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  19. The Perception of the Environment: Essays on Livelihood, Dwelling & Skill.Tim Ingold - 2000 - Routledge.
    In this work Tim Ingold provides a persuasive new approach to the theory behind our perception of the world around us. The core of the argument is that where we refer to cultural variation we should be instead be talking about variation in skill. Neither genetically innate or culturally acquired, skills are incorporated into the human organism through practice and training in an environment.They are as much biological as cultural.
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  20.  49
    Food For Thought: Pekaresque Adventures-Tim Madigan Gets Deep Into Everyday American Splendor.Tim Madigan - 2009 - Philosophy Now 73:12.
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  21.  17
    Speculations in High Dimensions.Tim Maudlin - forthcoming - Analysis.
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  22.  19
    Philosophy and Model Theory.Sean Walsh & Tim Button - 2018 - Oxford, UK: Oxford University Press.
    Model theory is an important area of mathematical logic which has deep philosophical roots, many philosophical applications, and great philosophical interest in itself. The aim of this book is to introduce, organise, survey, and develop these connections between philosophy and model theory, for the benefit of philosophers and logicians alike.
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  23.  5
    Being Alive: Essays on Movement, Knowledge and Description.Tim Ingold - 2011 - Routledge.
    Anthropology is a disciplined inquiry into the conditions and potentials of human life. Generations of theorists, however, have expunged life from their accounts, treating it as the mere output of patterns, codes, structures or systems variously defined as genetic or cultural, natural or social. Building on his classic work The Perception of the Environment, Tim Ingold sets out to restore life to where it should belong, at the heart of anthropological concern. Being Alive ranges over such themes as the vitality (...)
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  24. The Limits of Realism.Tim Button - 2013 - Oxford University Press UK.
    Tim Button explores the relationship between minds, words, and world. He argues that the two main strands of scepticism are deeply related and can be overcome, but that there is a limit to how much we can show. We must position ourselves somewhere between internal realism and external realism, and we cannot hope to say exactly where.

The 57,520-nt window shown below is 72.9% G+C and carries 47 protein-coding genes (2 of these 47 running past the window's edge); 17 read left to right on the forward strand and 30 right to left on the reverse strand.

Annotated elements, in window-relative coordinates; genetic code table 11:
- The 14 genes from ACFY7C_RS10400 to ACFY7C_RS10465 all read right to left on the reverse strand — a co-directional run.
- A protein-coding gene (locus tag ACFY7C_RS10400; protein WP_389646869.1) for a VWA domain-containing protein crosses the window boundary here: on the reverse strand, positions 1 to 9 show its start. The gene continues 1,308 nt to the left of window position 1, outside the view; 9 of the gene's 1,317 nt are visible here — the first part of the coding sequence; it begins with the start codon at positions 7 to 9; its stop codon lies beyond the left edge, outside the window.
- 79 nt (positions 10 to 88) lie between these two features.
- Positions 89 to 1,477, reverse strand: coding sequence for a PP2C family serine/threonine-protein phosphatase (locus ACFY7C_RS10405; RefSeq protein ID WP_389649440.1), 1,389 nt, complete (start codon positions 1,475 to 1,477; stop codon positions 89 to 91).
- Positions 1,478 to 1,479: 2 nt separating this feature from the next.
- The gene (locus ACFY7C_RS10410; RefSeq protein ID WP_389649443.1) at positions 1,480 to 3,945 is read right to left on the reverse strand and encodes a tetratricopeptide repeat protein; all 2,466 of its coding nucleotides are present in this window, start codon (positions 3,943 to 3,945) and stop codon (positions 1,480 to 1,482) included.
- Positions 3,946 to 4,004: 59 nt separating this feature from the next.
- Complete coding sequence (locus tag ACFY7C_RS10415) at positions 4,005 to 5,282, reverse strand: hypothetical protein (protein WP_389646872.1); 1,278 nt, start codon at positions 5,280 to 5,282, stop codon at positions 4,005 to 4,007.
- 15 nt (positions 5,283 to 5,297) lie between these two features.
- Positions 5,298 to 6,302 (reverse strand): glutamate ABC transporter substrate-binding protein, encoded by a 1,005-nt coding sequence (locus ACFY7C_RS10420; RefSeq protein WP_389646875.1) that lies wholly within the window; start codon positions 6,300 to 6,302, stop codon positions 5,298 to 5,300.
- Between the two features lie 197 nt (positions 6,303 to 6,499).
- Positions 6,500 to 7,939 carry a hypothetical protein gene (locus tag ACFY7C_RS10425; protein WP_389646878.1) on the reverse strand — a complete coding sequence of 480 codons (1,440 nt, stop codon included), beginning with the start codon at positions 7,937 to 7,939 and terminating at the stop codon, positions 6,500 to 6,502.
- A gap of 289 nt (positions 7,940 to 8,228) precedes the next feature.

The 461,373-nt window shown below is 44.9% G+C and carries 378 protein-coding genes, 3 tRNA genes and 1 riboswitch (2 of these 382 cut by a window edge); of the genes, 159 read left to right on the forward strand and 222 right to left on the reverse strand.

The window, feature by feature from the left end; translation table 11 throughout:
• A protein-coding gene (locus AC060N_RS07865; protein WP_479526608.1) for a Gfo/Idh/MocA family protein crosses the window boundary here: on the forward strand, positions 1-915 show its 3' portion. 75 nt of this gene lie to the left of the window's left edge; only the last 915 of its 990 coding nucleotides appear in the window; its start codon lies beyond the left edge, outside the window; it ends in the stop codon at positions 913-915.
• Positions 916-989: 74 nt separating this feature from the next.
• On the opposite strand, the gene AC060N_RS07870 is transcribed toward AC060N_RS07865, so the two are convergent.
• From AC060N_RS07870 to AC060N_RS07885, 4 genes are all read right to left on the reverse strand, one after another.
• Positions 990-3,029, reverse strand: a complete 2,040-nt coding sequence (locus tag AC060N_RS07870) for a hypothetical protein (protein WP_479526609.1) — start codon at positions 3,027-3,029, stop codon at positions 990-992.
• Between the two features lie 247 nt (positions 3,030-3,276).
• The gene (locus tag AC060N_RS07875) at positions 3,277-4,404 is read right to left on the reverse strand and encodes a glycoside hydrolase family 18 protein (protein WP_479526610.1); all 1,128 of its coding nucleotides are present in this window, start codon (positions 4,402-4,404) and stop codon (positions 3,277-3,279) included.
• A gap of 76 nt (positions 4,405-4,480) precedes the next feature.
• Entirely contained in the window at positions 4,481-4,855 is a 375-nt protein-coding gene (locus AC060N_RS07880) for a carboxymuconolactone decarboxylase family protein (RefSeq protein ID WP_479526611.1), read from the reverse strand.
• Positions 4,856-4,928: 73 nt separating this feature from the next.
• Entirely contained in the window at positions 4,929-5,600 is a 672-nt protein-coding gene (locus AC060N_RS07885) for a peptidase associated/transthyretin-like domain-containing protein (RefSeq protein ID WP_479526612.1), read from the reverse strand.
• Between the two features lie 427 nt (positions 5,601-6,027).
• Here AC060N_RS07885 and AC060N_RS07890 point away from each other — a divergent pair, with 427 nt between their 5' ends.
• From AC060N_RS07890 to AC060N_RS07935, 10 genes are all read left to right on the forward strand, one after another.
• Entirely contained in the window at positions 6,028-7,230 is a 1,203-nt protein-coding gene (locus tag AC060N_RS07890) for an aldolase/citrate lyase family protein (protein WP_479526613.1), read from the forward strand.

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  25.  2
    Discussions in Science: Promoting Conceptual Understanding in the Middle School Years.Tim Sprod - 2011 - Camberwell VIC 3124, Australia: ACER.
    Provides the means for an in-depth collaborative inquiry into scientific concepts, the nature of science, the ethical implications of science and the links between science and students' everyday lives. The first section discusses the theoretical basis for the approach used, citing relevant research, while the second presents a wide range of 15 purpose written stories to read and discuss with a class.
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  26. The Objects of Thought.Tim Crane - 2013 - Oxford: Oxford University Press.
    Tim Crane addresses the ancient question of how it is possible to think about what does not exist. He argues that the representation of the non-existent is a pervasive feature of our thought about the world, and that to understand thought's representational power ('intentionality') we need to understand the representation of the non-existent.
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  27.  3
    Utilitarianism.Tim Mulgan - 2019 - Cambridge University Press.
    Moral theories can be distinguished, not only by the answers they give, but also by the questions they ask. Utilitarianism's central commitment is to the promotion of well-being, impartially considered. This commitment shapes utilitarianism in a number of ways. If scarce resources should be directed where they will best promote well-being, and if theoretical attention is a scarce resource, then moral theorists should focus on topics that are most important to the future promotion of well-being. A theme of this Element (...)
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  28. The Dynamical Hypothesis in Cognitive Science.Tim van Gelder - 1998 - Behavioral and Brain Sciences 21 (5):615-28.
    According to the dominant computational approach in cognitive science, cognitive agents are digital computers; according to the alternative approach, they are dynamical systems. This target article attempts to articulate and support the dynamical hypothesis. The dynamical hypothesis has two major components: the nature hypothesis (cognitive agents are dynamical systems) and the knowledge hypothesis (cognitive agents can be understood dynamically). A wide range of objections to this hypothesis can be rebutted. The conclusion is that cognitive systems may well be dynamical systems, (...)